ND profs journey to Kashmir to promote, study peace
Andrew Thagard | Monday, March 1, 2004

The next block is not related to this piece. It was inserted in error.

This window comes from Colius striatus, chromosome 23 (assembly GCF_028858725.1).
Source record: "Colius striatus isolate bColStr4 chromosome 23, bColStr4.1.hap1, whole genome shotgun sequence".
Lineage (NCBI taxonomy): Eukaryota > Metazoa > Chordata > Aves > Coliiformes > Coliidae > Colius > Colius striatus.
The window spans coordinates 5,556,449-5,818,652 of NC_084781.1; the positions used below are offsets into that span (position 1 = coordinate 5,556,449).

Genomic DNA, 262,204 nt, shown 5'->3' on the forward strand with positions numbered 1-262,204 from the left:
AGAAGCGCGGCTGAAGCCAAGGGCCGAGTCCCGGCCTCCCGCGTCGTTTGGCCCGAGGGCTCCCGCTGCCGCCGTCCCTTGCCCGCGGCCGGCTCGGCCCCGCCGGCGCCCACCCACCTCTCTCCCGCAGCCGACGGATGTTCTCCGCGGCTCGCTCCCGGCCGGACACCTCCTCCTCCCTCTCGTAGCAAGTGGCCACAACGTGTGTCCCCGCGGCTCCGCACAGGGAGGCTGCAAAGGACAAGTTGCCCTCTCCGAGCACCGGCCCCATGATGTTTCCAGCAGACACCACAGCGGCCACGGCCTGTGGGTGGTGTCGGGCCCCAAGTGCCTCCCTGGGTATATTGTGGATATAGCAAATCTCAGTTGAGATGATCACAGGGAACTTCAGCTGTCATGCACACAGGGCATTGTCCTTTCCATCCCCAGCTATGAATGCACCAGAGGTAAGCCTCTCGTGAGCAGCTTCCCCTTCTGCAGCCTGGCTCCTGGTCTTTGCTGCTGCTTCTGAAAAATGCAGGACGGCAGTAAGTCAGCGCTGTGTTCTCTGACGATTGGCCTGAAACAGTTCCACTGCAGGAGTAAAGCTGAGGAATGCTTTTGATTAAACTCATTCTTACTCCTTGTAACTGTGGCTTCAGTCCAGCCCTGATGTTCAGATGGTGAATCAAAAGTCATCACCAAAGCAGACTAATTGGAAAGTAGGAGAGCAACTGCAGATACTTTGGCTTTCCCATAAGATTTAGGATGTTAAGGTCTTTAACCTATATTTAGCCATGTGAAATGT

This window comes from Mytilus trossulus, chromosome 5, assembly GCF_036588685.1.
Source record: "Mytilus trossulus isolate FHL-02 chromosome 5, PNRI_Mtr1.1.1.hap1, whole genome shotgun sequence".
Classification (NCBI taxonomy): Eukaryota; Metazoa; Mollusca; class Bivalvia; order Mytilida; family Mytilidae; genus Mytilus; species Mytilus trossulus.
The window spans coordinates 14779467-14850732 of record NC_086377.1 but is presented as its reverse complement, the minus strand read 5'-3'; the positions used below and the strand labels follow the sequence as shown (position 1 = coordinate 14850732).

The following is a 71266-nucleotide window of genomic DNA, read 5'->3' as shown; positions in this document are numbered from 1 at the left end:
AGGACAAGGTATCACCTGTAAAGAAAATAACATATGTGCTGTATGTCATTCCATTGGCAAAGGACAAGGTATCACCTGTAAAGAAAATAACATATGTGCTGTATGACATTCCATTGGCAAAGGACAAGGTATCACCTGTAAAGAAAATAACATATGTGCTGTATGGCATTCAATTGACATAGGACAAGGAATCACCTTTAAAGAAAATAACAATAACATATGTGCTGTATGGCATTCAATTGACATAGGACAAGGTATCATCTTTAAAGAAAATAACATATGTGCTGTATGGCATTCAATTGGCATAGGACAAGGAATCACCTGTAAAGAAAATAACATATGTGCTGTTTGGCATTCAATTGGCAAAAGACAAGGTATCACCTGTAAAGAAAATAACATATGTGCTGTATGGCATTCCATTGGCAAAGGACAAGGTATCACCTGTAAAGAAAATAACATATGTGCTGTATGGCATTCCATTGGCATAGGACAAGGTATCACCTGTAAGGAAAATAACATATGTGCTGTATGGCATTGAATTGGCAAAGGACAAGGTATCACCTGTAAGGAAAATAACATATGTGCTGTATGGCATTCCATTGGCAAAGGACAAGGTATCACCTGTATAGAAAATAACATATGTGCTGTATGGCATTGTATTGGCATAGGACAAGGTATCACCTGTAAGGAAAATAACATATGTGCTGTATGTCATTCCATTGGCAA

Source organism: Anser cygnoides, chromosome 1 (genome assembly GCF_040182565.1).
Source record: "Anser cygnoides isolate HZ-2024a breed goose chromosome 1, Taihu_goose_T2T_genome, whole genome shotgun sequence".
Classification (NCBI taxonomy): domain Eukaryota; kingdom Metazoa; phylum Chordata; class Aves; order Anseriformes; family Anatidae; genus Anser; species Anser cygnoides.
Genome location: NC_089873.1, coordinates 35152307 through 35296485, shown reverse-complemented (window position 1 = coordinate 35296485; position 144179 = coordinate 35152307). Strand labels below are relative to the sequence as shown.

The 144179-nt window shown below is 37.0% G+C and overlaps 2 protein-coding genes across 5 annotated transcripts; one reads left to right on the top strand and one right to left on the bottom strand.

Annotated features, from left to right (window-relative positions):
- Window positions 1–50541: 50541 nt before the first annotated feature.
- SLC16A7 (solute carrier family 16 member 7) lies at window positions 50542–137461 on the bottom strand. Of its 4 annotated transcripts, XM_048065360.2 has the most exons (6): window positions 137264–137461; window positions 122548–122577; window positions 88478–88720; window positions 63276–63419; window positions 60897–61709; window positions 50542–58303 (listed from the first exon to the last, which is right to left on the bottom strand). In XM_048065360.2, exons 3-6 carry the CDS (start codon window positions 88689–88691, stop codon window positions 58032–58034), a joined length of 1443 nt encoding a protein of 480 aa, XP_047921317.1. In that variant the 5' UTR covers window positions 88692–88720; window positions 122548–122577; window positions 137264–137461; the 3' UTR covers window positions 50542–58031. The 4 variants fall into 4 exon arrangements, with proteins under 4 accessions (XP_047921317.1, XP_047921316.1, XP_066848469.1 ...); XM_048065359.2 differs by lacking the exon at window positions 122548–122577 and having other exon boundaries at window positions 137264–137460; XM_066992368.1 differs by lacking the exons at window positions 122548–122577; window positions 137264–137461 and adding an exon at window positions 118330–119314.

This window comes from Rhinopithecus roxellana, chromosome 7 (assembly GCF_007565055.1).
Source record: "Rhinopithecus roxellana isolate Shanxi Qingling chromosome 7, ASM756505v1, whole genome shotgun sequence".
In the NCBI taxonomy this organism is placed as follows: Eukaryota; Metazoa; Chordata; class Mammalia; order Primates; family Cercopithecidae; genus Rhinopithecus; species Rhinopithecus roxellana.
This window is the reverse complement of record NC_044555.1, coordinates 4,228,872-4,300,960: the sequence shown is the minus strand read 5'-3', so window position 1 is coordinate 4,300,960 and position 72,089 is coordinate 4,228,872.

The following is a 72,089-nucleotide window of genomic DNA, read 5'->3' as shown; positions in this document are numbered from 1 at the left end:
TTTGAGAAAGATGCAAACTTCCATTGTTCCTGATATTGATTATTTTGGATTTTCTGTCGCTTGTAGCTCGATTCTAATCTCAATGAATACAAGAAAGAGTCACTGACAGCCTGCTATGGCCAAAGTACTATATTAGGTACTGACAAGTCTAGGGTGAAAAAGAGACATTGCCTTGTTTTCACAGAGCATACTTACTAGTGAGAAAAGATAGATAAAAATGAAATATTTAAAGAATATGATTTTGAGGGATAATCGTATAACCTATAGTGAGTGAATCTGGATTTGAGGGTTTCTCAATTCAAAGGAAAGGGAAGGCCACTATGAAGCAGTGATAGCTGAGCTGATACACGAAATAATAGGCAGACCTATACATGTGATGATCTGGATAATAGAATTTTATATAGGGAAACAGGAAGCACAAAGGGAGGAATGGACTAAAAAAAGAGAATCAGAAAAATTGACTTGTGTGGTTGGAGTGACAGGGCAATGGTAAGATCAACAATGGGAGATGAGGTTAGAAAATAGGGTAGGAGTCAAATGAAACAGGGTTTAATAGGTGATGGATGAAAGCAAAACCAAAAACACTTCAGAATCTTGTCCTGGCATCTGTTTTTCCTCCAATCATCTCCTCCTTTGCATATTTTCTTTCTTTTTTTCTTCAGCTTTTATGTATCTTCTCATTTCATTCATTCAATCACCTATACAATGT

Two Notre Dame professors and members of the Kroc Institute are traveling to Kashmir Tuesday to promote and study the peacemaking process in the volatile region. Dan Philpott, director of undergraduate studies at the Kroc and assistant professor of political science, is traveling on behalf of the International Center for Religion and Diplomacy (ICRD), a Washington, D.C.-based non-governmental organization. Cynthia Mahmood, director of graduate studies at the Kroc and an associate professor of anthropology, will travel as an observer for the Institute.The trip is centered around a three-day seminar on reconciliation in Islamabad on the Pakistani side of Kashmir but will also include meetings with politicians, militants and religious leaders. Their visit comes at a crucial time for the war-torn region, which is controlled partly by India and Pakistan. Leaders from the two nuclear powers have announced plans to host the most significant peace talks since escalating violence broke out in 1989. Control of the region has been a contentious and often bloody issue since the two nations gained independence from Britain in 1947.While smaller in scope when compared to the work of governments and high-profile international negotiators, the mission of ICRD is no less ambitious.”We’re talking about something much more than a peace settlement,” Philpott said. “Our goal is to build up a movement of reconciliation in Kashmiri society.”Indeed, Philpott and Mahmood said true peace can only be achieved when the ordinary Kashmiri citizen changes his perception of the situation and opens his heart. The seminar, the sixth in a series led by senior ICRD vice president Brian Cox, includes 10 lectures each followed by group discussions. The event culminates in a reconciliation service.”Its purpose is to impart a moral vision of reconciliation [on] the participants that will occur through a transformation of hearts and rebuilding of broken relationships,” Philpott said. “Ultimately the seminar challenges the participants to look at the suffering of their community and [decide if] they want to speak words of encouragement.”While this seminar is geared to a mostly Muslim crowd, previous ones have included Hindu, Islamic and Buddhist participants. To date, 350 people have attended the seminars and 100 graduates have continued to discuss reconciliation within “cell groups.” The seminars and other works have led to the formation of core groups dedicated to promoting peace on both sides of the line of control that separates the Indian and Pakistani parts of the region. These cell groups are what Mahmood calls “a cadre of foot soldiers for peace.”The events also have sometimes had dramatic effects on the participants. During a seminar held in June 2001 on the Indian side of Kashmir, a Muslim man had a life-changing experience. Eight years earlier, the man had witnessed the assassination of his father and later his brother and was himself shot repeatedly and left to die. “He survived the shootings through nine surgeries [but] for eight years he was on a vendetta to find and kill the gunmen,” Philpott said. “At the seminar he had a transforming experience and … he stood up and forgave the slayers from his heart and renounced his vendetta.”The man, Philpott said, has gone on to become an active core group member and initiate aid programs that help victims of violence, particularly widows and orphans.While the results of its work are generally less visible, ICRD has found a great degree of success in a movement with elite and grass roots elements. By meeting with regional politicians, militants and religious leaders, Philpott said he hopes to further develop relationships of trust and create important networks. The trip is of interest to Mahmood in part because it complements her work focusing on war and peace and conflict resolution. Although the two praised the potential benefits of the trip, they also acknowledged the possibility of danger in traveling to the region despite the group not encountering problems in the past.”We’ve all accepted that a certain degree of risk taking is inherent to this work,” Mahmood said.Despite the dangerous area and tension between the countries, the group has the consent of India and Pakistan. “All of the work we’ve done over there has been done with the knowledge and approval of both governments,” Philpott said.